The Boston Celtics entered this season with high expectations. They traded Isaiah Thomas for Kyrie Irving. Gordon Hayward was the shiny-yet-familiar new toy brought in to raise the ceiling. Add solid depth, intriguing young pieces, and an elite coach, and many expected Boston to eclipse 50 wins with room for more growth.
Not even 10 minutes into the season, those expectations mostly went out the window. Hayward suffered a brutal leg injury in the first quarter of the opener, shifting the national perception of the team from “maybe they can contend” to “welp, hope they can make the playoffs.” To Boston’s credit, they never fed into that. Their resiliency shone through all year; because of it, they were able to stay among the East’s elite despite the injury bug constantly biting them.
Irving put together a strong (offensive) season before having it cut short with knee surgery. Rookie forward Jayson Tatum set the league ablaze with his outlier-level three-point shooting (for a rookie, anyway), and showed enough versatility to make a top-15 ceiling down the road sound conservative. Jaylen Brown got after it on both ends, his second-year leap being oddly reminiscent of a certain disgruntled small forward in San Antonio. And then there was Al Horford holding down the fort, a basketball chameleon defenses didn’t really have an answer for.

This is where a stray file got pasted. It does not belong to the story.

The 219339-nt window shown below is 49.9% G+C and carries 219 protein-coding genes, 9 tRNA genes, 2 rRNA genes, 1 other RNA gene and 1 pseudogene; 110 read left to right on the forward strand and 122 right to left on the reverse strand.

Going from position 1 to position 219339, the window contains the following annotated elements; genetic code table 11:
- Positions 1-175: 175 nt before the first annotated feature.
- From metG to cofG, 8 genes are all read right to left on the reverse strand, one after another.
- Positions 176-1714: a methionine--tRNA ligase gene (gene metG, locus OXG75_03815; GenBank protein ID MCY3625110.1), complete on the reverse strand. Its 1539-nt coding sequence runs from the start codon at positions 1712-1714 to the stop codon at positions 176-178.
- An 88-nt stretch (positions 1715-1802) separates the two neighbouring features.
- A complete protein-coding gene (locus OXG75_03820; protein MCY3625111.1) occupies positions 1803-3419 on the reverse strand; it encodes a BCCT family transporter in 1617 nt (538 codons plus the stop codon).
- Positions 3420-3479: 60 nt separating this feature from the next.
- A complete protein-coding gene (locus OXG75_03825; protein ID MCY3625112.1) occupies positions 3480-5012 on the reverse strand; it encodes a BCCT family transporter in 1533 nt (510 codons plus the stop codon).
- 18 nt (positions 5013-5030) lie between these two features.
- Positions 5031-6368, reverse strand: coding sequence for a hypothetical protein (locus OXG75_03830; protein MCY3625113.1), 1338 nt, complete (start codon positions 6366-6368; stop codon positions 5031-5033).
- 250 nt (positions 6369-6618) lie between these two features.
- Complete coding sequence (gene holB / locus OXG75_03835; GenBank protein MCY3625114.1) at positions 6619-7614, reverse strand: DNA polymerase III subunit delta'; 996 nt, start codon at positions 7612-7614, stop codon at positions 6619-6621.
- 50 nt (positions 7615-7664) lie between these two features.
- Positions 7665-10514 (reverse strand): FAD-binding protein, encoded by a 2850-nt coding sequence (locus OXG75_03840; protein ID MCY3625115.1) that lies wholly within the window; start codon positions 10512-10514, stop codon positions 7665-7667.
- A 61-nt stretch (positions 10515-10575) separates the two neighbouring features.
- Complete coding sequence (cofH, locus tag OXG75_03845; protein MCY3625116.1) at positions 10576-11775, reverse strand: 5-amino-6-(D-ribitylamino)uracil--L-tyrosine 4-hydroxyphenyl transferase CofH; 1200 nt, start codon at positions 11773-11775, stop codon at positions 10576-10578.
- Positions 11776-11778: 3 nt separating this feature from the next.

Of course, there was more. Marcus Morris swung games with timely mid-post brutality and switch-y defense; Terry Rozier became a household name with his fearless play and embarrassment of Eric Bledsoe; Aron Baynes bumped and grinded his way into a key role, then started hitting corner threes out of the blue. The Celtics got a little something from everyone and rode that egalitarian style within one game of the NBA Finals.
The question now becomes: where do they go from here? With the draft over with, the Celtics are primed to make some summer improvements on the free agent or trade market. Chipping in with some Celtics commentary is Samantha May (@MsSamanthaMay). Not only does she run her own blog, she’s also the creator of Boston Speaks, a basketball camp for children with special needs.
Here are three keys to Boston making the leap from conference contender to title contender.
Step one: Go star-hunting
Thanks to their mix of young talent and draft capital, Boston’s name will always appear in conversations involving stars potentially moving. We’ve seen it with LeBron James, who will reportedly take a meeting with Boston over the summer. A Kawhi Leonard acquisition isn’t out of the realm of possibility if Boston chooses to go for it.
Of course, there’s a strong argument to be made Boston should just stand pat. They were a game away — and enough wide-open bricks from three to make the Houston Rockets cringe — from making the Finals without Irving or Hayward. Just adding those two back into the mix should be enough to pencil them in as next year’s representatives in the East, even if LeBron decides to stay in Cleveland.